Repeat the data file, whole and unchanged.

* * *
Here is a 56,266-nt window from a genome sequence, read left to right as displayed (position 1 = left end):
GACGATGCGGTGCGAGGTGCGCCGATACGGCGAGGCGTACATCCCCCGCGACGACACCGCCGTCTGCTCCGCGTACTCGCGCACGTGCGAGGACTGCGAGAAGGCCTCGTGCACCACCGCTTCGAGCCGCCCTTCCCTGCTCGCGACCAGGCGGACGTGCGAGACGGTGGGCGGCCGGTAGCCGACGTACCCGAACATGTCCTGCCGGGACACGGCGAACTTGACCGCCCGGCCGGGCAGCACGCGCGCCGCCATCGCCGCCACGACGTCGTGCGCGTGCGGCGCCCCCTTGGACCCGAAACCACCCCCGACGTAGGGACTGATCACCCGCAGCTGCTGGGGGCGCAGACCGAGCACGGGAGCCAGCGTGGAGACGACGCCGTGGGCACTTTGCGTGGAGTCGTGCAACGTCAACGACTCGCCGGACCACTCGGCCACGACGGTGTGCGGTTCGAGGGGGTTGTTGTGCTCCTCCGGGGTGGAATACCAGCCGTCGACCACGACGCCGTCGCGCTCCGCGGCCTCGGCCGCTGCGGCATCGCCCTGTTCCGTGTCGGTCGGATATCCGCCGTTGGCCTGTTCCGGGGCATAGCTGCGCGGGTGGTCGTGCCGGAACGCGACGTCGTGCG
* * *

Here is a 56,266-nt window from a genome sequence, read left to right as displayed (position 1 = left end):
GACGATGCGGTGCGAGGTGCGCCGATACGGCGAGGCGTACATCCCCCGCGACGACACCGCCGTCTGCTCCGCGTACTCGCGCACGTGCGAGGACTGCGAGAAGGCCTCGTGCACCACCGCTTCGAGCCGCCCTTCCCTGCTCGCGACCAGGCGGACGTGCGAGACGGTGGGCGGCCGGTAGCCGACGTACCCGAACATGTCCTGCCGGGACACGGCGAACTTGACCGCCCGGCCGGGCAGCACGCGCGCCGCCATCGCCGCCACGACGTCGTGCGCGTGCGGCGCCCCCTTGGACCCGAAACCACCCCCGACGTAGGGACTGATCACCCGCAGCTGCTGGGGGCGCAGACCGAGCACGGGAGCCAGCGTGGAGACGACGCCGTGGGCACTTTGCGTGGAGTCGTGCAACGTCAACGACTCGCCGGACCACTCGGCCACGACGGTGTGCGGTTCGAGGGGGTTGTTGTGCTCCTCCGGGGTGGAATACCAGCCGTCGACCACGACGCCGTCGCGCTCCGCGGCCTCGGCCGCTGCGGCATCGCCCTGTTCCGTGTCGGTCGGATATCCGCCGTTGGCCTGTTCCGGGGCATAGCTGCGCGGGTGGTCGTGCCGGAACGCGACGTCGTGCG